Selling your business? Consider sell-side financial due diligence!


You’ve decided the time is right to sell your business.

You’ve done your homework, have a ballpark valuation in mind, and have retained the services of a trusted and experienced M&A advisor.

Now your attention has turned to putting your divestiture plan into action.

One of the first things that a prospective buyer will ask for is to ‘take a look under the hood’ of your company’s financials – this will allow them to validate the information supplied during the teaser/marketing stage.

Typically, the most persuasive evidence of future financial prospects is based on what was actually recorded in the books historically. This can then be supported by your well-thought out plans, specific projections based on reasonable assumptions, and forecasts to bridge anticipated future earnings (inherently, support for strategic plans tend to be more qualitative in nature). The validity of your starting point will become crucial as you move forward and negotiate the price and terms within the purchase agreement.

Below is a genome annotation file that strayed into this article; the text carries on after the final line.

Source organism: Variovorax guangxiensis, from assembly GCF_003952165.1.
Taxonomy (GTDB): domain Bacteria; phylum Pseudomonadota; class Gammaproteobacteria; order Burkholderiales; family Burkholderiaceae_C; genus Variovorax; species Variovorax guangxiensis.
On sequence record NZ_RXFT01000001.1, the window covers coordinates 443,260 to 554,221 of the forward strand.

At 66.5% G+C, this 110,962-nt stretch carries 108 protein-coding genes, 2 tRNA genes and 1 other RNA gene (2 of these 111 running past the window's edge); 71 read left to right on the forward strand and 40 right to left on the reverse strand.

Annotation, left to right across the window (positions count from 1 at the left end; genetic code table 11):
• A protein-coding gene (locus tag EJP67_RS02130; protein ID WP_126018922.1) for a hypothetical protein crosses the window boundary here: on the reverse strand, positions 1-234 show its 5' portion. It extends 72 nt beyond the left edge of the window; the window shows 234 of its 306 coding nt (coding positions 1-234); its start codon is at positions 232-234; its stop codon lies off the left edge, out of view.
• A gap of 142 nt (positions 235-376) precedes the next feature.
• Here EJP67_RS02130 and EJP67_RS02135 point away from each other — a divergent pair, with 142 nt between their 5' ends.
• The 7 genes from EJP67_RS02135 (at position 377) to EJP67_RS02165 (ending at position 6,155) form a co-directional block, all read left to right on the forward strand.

As the seller, it is of paramount importance for you to remain at least one step ahead of the buyer - and their advisors. This will help you to avoid surprises, guard against value erosion through re-trading, maintain your credibility with the buyer, and lead to faster completion of the transaction.

To successfully close a deal, sellers need to stay one step ahead

Listed below are a few common themes we’ve noted in respect to sellers that have been successful in remaining at least one step ahead.

  1. Be prepared – collect data and information, which the buyer will ask for, in advance of receiving the request. This will allow you to review the data prior to sharing and outside of the deal ‘pressure cooker’ environment.